I’d be impressed if you’ve managed to spend the last couple of months in the fantasy community without hearing a lot of hype for this book – unfortunately for me, I think all the buzz raised my expectations for this atmospheric fantasy romance a little too high.
Book: For the Wolf by Hannah Whitten
Publication date: 1st June 2021
Ownership: Proof sent free of charge by Orbit Books. All opinions my own.
Content warnings: Body horror; blood magic including a lot of self-harm; mentions of previous attempted suicide. The author has a more detailed list here.
As the only Second Daughter born in centuries, Red has one purpose—to be sacrificed to the Wolf in the Wood in the hope he’ll return the world’s captured gods.
Red is almost relieved to go. Plagued by a dangerous power she can’t control, at least she knows that in the Wilderwood, she can’t hurt those she loves. Again.
But the legends lie. The Wolf is a man, not a monster. Her magic is a calling, not a curse. And if she doesn’t learn how to use it, the monsters the gods have become will swallow the Wilderwood—and her world—whole.
I’ve been putting off writing this review for a couple of weeks, as I have very mixed feelings about this book and I was hoping that they’d settle down. Honestly though, the more I think about it, the more I feel let down! I’ve been so thrilled by the recent upsurge in fantasy romances coming out, as it’s a subgenre I adore, and mixing in fairy tale inspirations and dark foresty vibes made this sound like it was going to be a new favourite for me. And it’s not a bad book! It just missed the mark for me in a number of ways, and I ended up feeling very detached from everything that was going on.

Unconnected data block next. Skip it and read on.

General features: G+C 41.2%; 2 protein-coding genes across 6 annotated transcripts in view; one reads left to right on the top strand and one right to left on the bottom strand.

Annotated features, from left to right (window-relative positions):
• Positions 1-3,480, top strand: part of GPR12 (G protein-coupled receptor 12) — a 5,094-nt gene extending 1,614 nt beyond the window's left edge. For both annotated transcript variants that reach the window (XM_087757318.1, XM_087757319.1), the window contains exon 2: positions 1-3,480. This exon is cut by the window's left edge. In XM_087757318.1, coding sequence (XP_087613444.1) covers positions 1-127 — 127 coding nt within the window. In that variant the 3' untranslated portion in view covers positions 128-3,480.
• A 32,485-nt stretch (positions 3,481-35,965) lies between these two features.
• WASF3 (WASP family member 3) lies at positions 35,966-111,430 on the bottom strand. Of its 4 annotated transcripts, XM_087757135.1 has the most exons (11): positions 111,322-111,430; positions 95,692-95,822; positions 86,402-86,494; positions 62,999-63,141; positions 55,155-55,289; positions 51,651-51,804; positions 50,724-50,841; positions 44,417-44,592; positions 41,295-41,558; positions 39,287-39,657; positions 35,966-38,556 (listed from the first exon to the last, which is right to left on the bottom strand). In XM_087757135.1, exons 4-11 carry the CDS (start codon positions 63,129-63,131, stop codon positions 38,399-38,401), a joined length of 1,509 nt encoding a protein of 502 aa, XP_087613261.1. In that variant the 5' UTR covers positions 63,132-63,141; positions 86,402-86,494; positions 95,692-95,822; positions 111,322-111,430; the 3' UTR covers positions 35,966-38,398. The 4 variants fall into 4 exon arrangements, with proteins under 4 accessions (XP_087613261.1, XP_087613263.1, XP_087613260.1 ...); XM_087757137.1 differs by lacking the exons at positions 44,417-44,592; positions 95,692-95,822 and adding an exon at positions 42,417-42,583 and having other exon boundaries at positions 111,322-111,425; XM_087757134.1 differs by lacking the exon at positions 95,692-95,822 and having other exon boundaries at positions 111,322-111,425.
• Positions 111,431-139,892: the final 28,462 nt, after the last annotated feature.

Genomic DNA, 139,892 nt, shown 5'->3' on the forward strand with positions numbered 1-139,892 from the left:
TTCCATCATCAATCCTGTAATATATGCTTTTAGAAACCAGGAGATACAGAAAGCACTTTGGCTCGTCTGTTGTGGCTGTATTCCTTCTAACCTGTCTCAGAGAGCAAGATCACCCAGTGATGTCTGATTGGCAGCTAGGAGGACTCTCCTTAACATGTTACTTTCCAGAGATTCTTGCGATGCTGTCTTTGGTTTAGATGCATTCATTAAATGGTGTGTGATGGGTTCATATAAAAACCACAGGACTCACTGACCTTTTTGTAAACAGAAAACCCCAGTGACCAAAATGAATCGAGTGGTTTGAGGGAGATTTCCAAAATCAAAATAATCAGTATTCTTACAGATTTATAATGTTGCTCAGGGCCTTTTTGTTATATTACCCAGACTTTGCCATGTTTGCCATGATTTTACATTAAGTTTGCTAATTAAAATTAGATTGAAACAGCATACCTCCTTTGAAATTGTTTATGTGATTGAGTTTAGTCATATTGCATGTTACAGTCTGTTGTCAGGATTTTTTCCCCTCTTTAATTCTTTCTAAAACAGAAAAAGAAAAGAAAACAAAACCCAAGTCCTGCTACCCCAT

For the Wolf is being marketed as a ‘Little Red Riding Hood’ inspired story, with Red, a princess, sent into the dark forest to appease the monstrous Wolf. They assume she’ll die horribly, like all the Second Daughters before her, but instead she discovers that the Wolf is more human than expected – and far more attractive. Trapped in his castle by the forest that is desperate for their blood, the two of them have to learn to work together to use their magic to save not only themselves, but also everything outside the forest. I actually felt that For the Wolf had way more in common with ‘Beauty and the Beast’ than ‘Little Red Riding Hood’, which I’m not complaining about, as the latter has never been a story I felt much affinity for, but given that ‘Beauty and the Beast’ is such a staple of the genre, it makes me wonder why the publisher didn’t lean into that side of it, especially given the current hype surrounding ‘monster boyfriends’. Either way, apart from its use of a few tropes, this is very much its own story, and certainly steps away from the fairy tale beats quite quickly.
This book is gorgeous to start with, but one of the biggest issues for me was that this felt like it was far more style over substance. The writing is very descriptive, and it’s easy to imagine Red’s grand but cold home, the creepy forest, and the Wolf’s crumbling castle. If you’re a fan of dark forest settings, there’s much to love in the lush descriptions of the blood-drinking trees! However, for me that dramatic style did very little to cover the fact that the characters were a bit lacklustre, and the pacing was way off.